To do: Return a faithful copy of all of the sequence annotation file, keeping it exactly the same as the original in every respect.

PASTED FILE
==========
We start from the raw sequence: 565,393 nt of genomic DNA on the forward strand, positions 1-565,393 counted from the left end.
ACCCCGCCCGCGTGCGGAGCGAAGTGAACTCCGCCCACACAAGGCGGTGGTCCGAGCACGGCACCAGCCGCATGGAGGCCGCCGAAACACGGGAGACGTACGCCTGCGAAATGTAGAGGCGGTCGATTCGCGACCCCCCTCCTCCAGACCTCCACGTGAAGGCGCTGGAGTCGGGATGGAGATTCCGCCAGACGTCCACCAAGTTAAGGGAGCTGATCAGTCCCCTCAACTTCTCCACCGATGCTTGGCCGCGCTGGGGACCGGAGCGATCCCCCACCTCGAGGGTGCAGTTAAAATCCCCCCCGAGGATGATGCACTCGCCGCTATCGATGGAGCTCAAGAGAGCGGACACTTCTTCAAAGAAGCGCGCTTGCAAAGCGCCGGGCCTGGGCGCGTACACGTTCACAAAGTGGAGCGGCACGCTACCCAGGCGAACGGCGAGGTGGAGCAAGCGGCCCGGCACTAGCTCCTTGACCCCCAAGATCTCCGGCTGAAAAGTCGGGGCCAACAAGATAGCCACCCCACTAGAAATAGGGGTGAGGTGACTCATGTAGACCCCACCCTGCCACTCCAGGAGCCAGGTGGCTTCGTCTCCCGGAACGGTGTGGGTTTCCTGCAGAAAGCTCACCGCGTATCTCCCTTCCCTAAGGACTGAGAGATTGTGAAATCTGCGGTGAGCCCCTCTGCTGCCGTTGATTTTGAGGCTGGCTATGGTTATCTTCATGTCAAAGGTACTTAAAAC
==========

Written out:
We start from the raw sequence: 565,393 nt of genomic DNA on the forward strand, positions 1-565,393 counted from the left end.
ACCCCGCCCGCGTGCGGAGCGAAGTGAACTCCGCCCACACAAGGCGGTGGTCCGAGCACGGCACCAGCCGCATGGAGGCCGCCGAAACACGGGAGACGTACGCCTGCGAAATGTAGAGGCGGTCGATTCGCGACCCCCCTCCTCCAGACCTCCACGTGAAGGCGCTGGAGTCGGGATGGAGATTCCGCCAGACGTCCACCAAGTTAAGGGAGCTGATCAGTCCCCTCAACTTCTCCACCGATGCTTGGCCGCGCTGGGGACCGGAGCGATCCCCCACCTCGAGGGTGCAGTTAAAATCCCCCCCGAGGATGATGCACTCGCCGCTATCGATGGAGCTCAAGAGAGCGGACACTTCTTCAAAGAAGCGCGCTTGCAAAGCGCCGGGCCTGGGCGCGTACACGTTCACAAAGTGGAGCGGCACGCTACCCAGGCGAACGGCGAGGTGGAGCAAGCGGCCCGGCACTAGCTCCTTGACCCCCAAGATCTCCGGCTGAAAAGTCGGGGCCAACAAGATAGCCACCCCACTAGAAATAGGGGTGAGGTGACTCATGTAGACCCCACCCTGCCACTCCAGGAGCCAGGTGGCTTCGTCTCCCGGAACGGTGTGGGTTTCCTGCAGAAAGCTCACCGCGTATCTCCCTTCCCTAAGGACTGAGAGATTGTGAAATCTGCGGTGAGCCCCTCTGCTGCCGTTGATTTTGAGGCTGGCTATGGTTATCTTCATGTCAAAGGTACTTAAAAC